Delinquencies will increase if payments resume

Data: New York Fed Consumer Credit Panel/Equifax;  Graphic: Axios Visuals
Data: New York Fed Consumer Credit Panel/Equifax; Graphic: Axios Visuals

Tens of millions of Americans haven’t had to pay off their student loans in the past two years – and a new study suggests many may struggle when the bills hit again.

Why is this important: Payments are scheduled to resume May 1 on direct federal student loans. President Biden is considering whether to extend the moratorium on payments again, while lawmakers debate whether to completely forgive some student debt.

Driving the news: Nearly 37 million borrowers have saved about $195 billion from the moratorium through April 2022, according to a report released Tuesday by the Federal Reserve Bank of New York.

  • The researchers found that student borrowers who did not benefit from the extended moratorium had default rates on other debts (non-mortgages) 33% higher than those who did.
  • Borrowers exiting the moratorium are now “likely to experience a significant increase in delinquencies, both for student loans and other debt, once forbearance ends,” researchers Jacob Goss, Daniel Mangrum and Joelle Scally wrote.

The big picture: Generally, Republicans on Capitol Hill oppose a further extension of the payment moratorium, while Democrats support an extension, reduction or cancellation of loans.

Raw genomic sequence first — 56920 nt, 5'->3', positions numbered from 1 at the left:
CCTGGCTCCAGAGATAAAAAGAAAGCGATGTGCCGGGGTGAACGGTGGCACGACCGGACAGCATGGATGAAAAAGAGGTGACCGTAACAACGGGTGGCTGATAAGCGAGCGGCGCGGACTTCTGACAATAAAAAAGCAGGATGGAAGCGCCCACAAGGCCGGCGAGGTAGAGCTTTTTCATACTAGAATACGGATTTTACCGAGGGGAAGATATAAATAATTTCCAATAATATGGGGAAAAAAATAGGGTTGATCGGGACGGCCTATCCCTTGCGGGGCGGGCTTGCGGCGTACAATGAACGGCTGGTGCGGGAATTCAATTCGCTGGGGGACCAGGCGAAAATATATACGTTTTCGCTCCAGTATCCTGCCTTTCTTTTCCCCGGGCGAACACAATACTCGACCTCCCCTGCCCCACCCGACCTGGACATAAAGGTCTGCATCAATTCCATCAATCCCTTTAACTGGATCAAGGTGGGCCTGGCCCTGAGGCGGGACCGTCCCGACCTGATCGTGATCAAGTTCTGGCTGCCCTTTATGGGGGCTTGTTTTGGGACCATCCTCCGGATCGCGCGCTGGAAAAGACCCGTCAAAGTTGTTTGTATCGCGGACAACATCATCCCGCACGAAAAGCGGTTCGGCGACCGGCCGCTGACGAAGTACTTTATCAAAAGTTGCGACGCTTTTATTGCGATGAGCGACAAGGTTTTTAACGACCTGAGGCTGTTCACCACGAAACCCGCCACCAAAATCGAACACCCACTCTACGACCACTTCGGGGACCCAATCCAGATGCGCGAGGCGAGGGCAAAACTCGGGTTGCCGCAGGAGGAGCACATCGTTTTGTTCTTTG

• The Department of Education recently told student loan officers to refrain from notifying borrowers that their payments would resume soon, Politics and the the wall street journal reported.

Be smart: Re-engaging borrowers after a two-year moratorium will be difficult.

  • The Ministry of Education does not have valid email addresses for 13% of borrowers covered by the moratorium, although it may be able to reach them by other means, according to a recent report by the Government Accountability Office.

To note : 210 borrower advocacy organizations wrote a letter to President Biden on March 7 urging him to extend the payment break.

  • “It is clear that payments should not resume until your administration fully delivers on the promises you made to student borrowers to fix the broken student loan system and write off a substantial amount of student debt. federal,” the groups said. wrote.

The other side: Republicans to say that canceling student loans would disproportionately benefit the wealthy and exacerbate inflation.

  • And some 10 million borrowers with private loans or Federal Family Education Loans (FFEL) held by commercial banks are not covered by the moratorium.

The bottom line: The argument over the payment moratorium becomes a larger fight over the broader student loan system.


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